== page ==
WASHINGTON: Fitch cut the rating on Argentina’s long-term debt by two notches on Friday, citing increased uncertainty and a rising risk of default.
The agency downgraded the crisis-hit government’s debt rating to “CCC” from “B.”“The downgrade of Argentina’s ratings reflects elevated policy uncertainty following the Aug. 11 primary elections, a severe tightening of financing conditions, and an expected deterioration in the macroeconomic environment that increase the likelihood of a sovereign default or restructuring of some kind,” Fitch said in its announcement, reports AFP.
The government of President Mauricio Macri suffered a crushing political defeat in a vote earlier this month, which Fitch said “increases risks of a break from the policy strategy of the current administration of Mauricio Macri guided by a program with the IMF.”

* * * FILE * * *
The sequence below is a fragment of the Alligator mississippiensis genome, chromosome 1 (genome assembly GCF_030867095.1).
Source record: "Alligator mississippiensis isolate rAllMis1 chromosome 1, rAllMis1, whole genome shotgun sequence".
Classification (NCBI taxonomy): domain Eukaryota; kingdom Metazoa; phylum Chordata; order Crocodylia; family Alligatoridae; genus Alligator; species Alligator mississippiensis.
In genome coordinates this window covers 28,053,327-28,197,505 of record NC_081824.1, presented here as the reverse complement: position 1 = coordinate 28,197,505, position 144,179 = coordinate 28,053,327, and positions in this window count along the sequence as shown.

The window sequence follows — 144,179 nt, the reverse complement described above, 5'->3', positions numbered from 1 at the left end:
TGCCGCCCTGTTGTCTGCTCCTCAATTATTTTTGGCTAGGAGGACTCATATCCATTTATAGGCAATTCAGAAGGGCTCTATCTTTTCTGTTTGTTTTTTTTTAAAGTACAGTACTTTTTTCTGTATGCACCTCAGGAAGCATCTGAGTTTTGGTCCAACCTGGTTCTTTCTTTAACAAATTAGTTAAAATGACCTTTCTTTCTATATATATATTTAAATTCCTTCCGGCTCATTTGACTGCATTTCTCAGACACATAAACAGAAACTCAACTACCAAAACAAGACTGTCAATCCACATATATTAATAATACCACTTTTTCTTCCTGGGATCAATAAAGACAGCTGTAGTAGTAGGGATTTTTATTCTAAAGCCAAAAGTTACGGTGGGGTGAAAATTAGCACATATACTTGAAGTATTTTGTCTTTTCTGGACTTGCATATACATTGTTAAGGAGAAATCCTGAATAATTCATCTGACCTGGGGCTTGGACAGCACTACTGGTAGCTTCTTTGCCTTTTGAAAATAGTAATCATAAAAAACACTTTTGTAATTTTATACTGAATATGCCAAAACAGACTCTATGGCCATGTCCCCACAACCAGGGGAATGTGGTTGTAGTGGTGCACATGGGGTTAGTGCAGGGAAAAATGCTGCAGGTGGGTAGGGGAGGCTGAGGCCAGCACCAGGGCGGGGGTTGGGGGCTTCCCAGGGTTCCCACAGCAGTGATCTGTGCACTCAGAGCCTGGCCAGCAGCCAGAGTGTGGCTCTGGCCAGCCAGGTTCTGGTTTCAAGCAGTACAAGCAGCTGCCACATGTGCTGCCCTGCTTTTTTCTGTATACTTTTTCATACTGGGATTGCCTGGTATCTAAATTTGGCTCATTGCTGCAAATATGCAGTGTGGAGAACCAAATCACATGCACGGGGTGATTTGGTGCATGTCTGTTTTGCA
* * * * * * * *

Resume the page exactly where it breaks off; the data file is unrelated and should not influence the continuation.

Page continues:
Opposition leader Alberto Fernandez, now the favorite to unseat Macri in October’s presidential election, has questioned the reform program backed by a $56 billion rescue package from the International Monetary Fund.
The country is currently in a recession and posted 22 percent inflation for the first half of the year — one of the highest rates in the world —but the IMF said Macri’s reform program was beginning to yield results. Buenos Aires has a fraught history with the IMF, and Fitch said “policy credibility and market access could still be severely tested amid weak economic conditions, high public debt and inflation.”